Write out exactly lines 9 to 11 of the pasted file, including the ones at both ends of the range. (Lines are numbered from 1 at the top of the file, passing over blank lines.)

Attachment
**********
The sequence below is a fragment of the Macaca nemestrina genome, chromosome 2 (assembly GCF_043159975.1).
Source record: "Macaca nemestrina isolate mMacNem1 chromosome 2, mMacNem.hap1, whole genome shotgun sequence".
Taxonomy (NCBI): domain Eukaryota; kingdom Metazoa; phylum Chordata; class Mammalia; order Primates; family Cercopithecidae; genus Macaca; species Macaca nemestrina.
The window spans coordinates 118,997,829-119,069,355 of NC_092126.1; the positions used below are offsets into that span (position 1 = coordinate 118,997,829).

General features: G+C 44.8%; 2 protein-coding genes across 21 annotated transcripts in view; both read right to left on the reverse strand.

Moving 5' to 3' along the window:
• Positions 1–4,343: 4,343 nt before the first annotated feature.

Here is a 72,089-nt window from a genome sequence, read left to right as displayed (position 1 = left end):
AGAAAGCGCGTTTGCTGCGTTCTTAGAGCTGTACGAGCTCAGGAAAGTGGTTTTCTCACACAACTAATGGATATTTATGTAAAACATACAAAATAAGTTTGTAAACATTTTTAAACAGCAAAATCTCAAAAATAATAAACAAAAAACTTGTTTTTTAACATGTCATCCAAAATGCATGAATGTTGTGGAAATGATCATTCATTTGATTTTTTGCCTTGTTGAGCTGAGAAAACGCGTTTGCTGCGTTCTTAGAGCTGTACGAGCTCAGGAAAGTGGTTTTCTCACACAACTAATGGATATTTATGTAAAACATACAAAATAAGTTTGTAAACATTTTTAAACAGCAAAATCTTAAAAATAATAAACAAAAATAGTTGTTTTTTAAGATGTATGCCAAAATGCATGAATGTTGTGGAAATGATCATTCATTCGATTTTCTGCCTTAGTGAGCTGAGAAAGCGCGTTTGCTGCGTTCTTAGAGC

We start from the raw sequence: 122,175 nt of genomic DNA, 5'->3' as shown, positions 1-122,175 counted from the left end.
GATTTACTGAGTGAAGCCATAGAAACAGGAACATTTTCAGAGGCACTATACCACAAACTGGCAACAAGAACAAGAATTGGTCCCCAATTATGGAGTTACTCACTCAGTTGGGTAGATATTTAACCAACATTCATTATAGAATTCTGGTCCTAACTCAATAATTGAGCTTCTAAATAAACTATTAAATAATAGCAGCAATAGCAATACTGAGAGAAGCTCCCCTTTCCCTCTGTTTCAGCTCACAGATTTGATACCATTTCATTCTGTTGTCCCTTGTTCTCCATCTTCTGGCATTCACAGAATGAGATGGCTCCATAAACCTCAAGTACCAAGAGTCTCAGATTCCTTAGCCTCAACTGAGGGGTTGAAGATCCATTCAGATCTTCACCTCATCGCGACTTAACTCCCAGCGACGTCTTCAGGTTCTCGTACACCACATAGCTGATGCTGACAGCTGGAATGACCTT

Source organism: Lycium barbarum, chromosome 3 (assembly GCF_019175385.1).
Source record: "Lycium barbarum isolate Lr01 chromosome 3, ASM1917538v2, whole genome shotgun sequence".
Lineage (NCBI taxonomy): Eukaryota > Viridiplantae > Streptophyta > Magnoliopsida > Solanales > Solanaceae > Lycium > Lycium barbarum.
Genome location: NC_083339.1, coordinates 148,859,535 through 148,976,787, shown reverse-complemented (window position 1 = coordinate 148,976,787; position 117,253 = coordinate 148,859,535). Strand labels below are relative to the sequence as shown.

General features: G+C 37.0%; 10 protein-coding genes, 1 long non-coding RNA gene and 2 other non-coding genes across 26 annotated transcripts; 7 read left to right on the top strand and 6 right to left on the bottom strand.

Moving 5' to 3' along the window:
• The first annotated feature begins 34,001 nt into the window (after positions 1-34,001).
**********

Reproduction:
AGAAAGCGCGTTTGCTGCGTTCTTAGAGCTGTACGAGCTCAGGAAAGTGGTTTTCTCACACAACTAATGGATATTTATGTAAAACATACAAAATAAGTTTGTAAACATTTTTAAACAGCAAAATCTCAAAAATAATAAACAAAAAACTTGTTTTTTAACATGTCATCCAAAATGCATGAATGTTGTGGAAATGATCATTCATTTGATTTTTTGCCTTGTTGAGCTGAGAAAACGCGTTTGCTGCGTTCTTAGAGCTGTACGAGCTCAGGAAAGTGGTTTTCTCACACAACTAATGGATATTTATGTAAAACATACAAAATAAGTTTGTAAACATTTTTAAACAGCAAAATCTTAAAAATAATAAACAAAAATAGTTGTTTTTTAAGATGTATGCCAAAATGCATGAATGTTGTGGAAATGATCATTCATTCGATTTTCTGCCTTAGTGAGCTGAGAAAGCGCGTTTGCTGCGTTCTTAGAGC

We start from the raw sequence: 122,175 nt of genomic DNA, 5'->3' as shown, positions 1-122,175 counted from the left end.
GATTTACTGAGTGAAGCCATAGAAACAGGAACATTTTCAGAGGCACTATACCACAAACTGGCAACAAGAACAAGAATTGGTCCCCAATTATGGAGTTACTCACTCAGTTGGGTAGATATTTAACCAACATTCATTATAGAATTCTGGTCCTAACTCAATAATTGAGCTTCTAAATAAACTATTAAATAATAGCAGCAATAGCAATACTGAGAGAAGCTCCCCTTTCCCTCTGTTTCAGCTCACAGATTTGATACCATTTCATTCTGTTGTCCCTTGTTCTCCATCTTCTGGCATTCACAGAATGAGATGGCTCCATAAACCTCAAGTACCAAGAGTCTCAGATTCCTTAGCCTCAACTGAGGGGTTGAAGATCCATTCAGATCTTCACCTCATCGCGACTTAACTCCCAGCGACGTCTTCAGGTTCTCGTACACCACATAGCTGATGCTGACAGCTGGAATGACCTT